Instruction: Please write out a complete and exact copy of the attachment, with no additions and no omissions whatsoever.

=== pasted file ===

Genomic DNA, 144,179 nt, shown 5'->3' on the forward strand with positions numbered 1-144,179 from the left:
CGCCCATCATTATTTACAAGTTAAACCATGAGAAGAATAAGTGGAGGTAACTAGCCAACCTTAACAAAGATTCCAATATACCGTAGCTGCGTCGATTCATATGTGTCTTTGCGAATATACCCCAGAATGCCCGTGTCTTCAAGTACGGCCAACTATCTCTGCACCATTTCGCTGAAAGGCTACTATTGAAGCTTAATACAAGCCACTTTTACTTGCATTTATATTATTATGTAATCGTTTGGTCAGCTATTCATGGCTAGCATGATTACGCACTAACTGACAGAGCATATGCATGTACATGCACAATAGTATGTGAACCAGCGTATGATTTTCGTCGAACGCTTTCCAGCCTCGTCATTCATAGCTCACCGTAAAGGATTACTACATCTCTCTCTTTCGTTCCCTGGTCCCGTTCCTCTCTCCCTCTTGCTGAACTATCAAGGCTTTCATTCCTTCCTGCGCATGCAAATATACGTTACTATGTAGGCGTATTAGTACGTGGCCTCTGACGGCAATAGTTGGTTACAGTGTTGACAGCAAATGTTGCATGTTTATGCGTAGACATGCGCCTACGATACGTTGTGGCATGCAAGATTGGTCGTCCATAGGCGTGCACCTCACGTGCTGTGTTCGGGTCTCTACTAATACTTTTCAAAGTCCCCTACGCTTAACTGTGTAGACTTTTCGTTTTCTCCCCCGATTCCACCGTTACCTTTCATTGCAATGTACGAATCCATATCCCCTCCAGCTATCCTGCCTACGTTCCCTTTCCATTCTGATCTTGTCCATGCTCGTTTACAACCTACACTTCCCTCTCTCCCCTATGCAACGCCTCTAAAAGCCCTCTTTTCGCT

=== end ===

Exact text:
Genomic DNA, 144,179 nt, shown 5'->3' on the forward strand with positions numbered 1-144,179 from the left:
CGCCCATCATTATTTACAAGTTAAACCATGAGAAGAATAAGTGGAGGTAACTAGCCAACCTTAACAAAGATTCCAATATACCGTAGCTGCGTCGATTCATATGTGTCTTTGCGAATATACCCCAGAATGCCCGTGTCTTCAAGTACGGCCAACTATCTCTGCACCATTTCGCTGAAAGGCTACTATTGAAGCTTAATACAAGCCACTTTTACTTGCATTTATATTATTATGTAATCGTTTGGTCAGCTATTCATGGCTAGCATGATTACGCACTAACTGACAGAGCATATGCATGTACATGCACAATAGTATGTGAACCAGCGTATGATTTTCGTCGAACGCTTTCCAGCCTCGTCATTCATAGCTCACCGTAAAGGATTACTACATCTCTCTCTTTCGTTCCCTGGTCCCGTTCCTCTCTCCCTCTTGCTGAACTATCAAGGCTTTCATTCCTTCCTGCGCATGCAAATATACGTTACTATGTAGGCGTATTAGTACGTGGCCTCTGACGGCAATAGTTGGTTACAGTGTTGACAGCAAATGTTGCATGTTTATGCGTAGACATGCGCCTACGATACGTTGTGGCATGCAAGATTGGTCGTCCATAGGCGTGCACCTCACGTGCTGTGTTCGGGTCTCTACTAATACTTTTCAAAGTCCCCTACGCTTAACTGTGTAGACTTTTCGTTTTCTCCCCCGATTCCACCGTTACCTTTCATTGCAATGTACGAATCCATATCCCCTCCAGCTATCCTGCCTACGTTCCCTTTCCATTCTGATCTTGTCCATGCTCGTTTACAACCTACACTTCCCTCTCTCCCCTATGCAACGCCTCTAAAAGCCCTCTTTTCGCT